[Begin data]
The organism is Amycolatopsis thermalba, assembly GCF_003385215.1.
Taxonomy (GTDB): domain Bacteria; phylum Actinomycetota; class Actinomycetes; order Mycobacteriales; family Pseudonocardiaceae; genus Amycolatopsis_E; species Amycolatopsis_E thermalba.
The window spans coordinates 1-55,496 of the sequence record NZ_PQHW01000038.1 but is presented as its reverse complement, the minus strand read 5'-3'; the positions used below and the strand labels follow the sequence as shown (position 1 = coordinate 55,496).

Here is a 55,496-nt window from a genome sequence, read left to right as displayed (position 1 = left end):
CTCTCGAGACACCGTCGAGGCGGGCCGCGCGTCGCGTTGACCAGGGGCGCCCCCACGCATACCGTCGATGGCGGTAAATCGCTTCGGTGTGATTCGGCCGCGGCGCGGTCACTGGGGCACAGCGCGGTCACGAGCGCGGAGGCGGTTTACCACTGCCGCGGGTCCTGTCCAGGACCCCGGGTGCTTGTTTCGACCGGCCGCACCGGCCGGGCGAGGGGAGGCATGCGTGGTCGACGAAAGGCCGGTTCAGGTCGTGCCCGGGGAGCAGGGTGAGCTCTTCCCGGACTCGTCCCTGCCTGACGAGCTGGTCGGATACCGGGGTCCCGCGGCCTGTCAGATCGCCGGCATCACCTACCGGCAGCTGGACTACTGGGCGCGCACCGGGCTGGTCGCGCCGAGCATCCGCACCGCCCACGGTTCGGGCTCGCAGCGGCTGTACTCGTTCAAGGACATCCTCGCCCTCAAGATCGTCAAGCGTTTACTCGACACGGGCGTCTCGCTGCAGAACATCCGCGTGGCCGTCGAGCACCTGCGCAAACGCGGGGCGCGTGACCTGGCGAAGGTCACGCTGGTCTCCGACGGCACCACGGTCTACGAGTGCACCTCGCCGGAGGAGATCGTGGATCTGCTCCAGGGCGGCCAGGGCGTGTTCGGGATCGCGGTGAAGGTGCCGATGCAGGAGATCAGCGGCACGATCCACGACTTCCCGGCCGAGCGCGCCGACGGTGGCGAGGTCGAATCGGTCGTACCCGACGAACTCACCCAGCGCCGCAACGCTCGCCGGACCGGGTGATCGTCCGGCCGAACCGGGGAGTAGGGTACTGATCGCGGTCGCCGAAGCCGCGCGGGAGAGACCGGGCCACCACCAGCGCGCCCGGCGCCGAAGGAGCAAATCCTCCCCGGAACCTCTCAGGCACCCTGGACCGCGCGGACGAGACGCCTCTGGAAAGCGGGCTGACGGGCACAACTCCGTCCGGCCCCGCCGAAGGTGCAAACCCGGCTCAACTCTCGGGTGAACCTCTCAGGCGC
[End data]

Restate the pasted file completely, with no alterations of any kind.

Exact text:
The organism is Amycolatopsis thermalba, assembly GCF_003385215.1.
Taxonomy (GTDB): domain Bacteria; phylum Actinomycetota; class Actinomycetes; order Mycobacteriales; family Pseudonocardiaceae; genus Amycolatopsis_E; species Amycolatopsis_E thermalba.
The window spans coordinates 1-55,496 of the sequence record NZ_PQHW01000038.1 but is presented as its reverse complement, the minus strand read 5'-3'; the positions used below and the strand labels follow the sequence as shown (position 1 = coordinate 55,496).

Here is a 55,496-nt window from a genome sequence, read left to right as displayed (position 1 = left end):
CTCTCGAGACACCGTCGAGGCGGGCCGCGCGTCGCGTTGACCAGGGGCGCCCCCACGCATACCGTCGATGGCGGTAAATCGCTTCGGTGTGATTCGGCCGCGGCGCGGTCACTGGGGCACAGCGCGGTCACGAGCGCGGAGGCGGTTTACCACTGCCGCGGGTCCTGTCCAGGACCCCGGGTGCTTGTTTCGACCGGCCGCACCGGCCGGGCGAGGGGAGGCATGCGTGGTCGACGAAAGGCCGGTTCAGGTCGTGCCCGGGGAGCAGGGTGAGCTCTTCCCGGACTCGTCCCTGCCTGACGAGCTGGTCGGATACCGGGGTCCCGCGGCCTGTCAGATCGCCGGCATCACCTACCGGCAGCTGGACTACTGGGCGCGCACCGGGCTGGTCGCGCCGAGCATCCGCACCGCCCACGGTTCGGGCTCGCAGCGGCTGTACTCGTTCAAGGACATCCTCGCCCTCAAGATCGTCAAGCGTTTACTCGACACGGGCGTCTCGCTGCAGAACATCCGCGTGGCCGTCGAGCACCTGCGCAAACGCGGGGCGCGTGACCTGGCGAAGGTCACGCTGGTCTCCGACGGCACCACGGTCTACGAGTGCACCTCGCCGGAGGAGATCGTGGATCTGCTCCAGGGCGGCCAGGGCGTGTTCGGGATCGCGGTGAAGGTGCCGATGCAGGAGATCAGCGGCACGATCCACGACTTCCCGGCCGAGCGCGCCGACGGTGGCGAGGTCGAATCGGTCGTACCCGACGAACTCACCCAGCGCCGCAACGCTCGCCGGACCGGGTGATCGTCCGGCCGAACCGGGGAGTAGGGTACTGATCGCGGTCGCCGAAGCCGCGCGGGAGAGACCGGGCCACCACCAGCGCGCCCGGCGCCGAAGGAGCAAATCCTCCCCGGAACCTCTCAGGCACCCTGGACCGCGCGGACGAGACGCCTCTGGAAAGCGGGCTGACGGGCACAACTCCGTCCGGCCCCGCCGAAGGTGCAAACCCGGCTCAACTCTCGGGTGAACCTCTCAGGCGC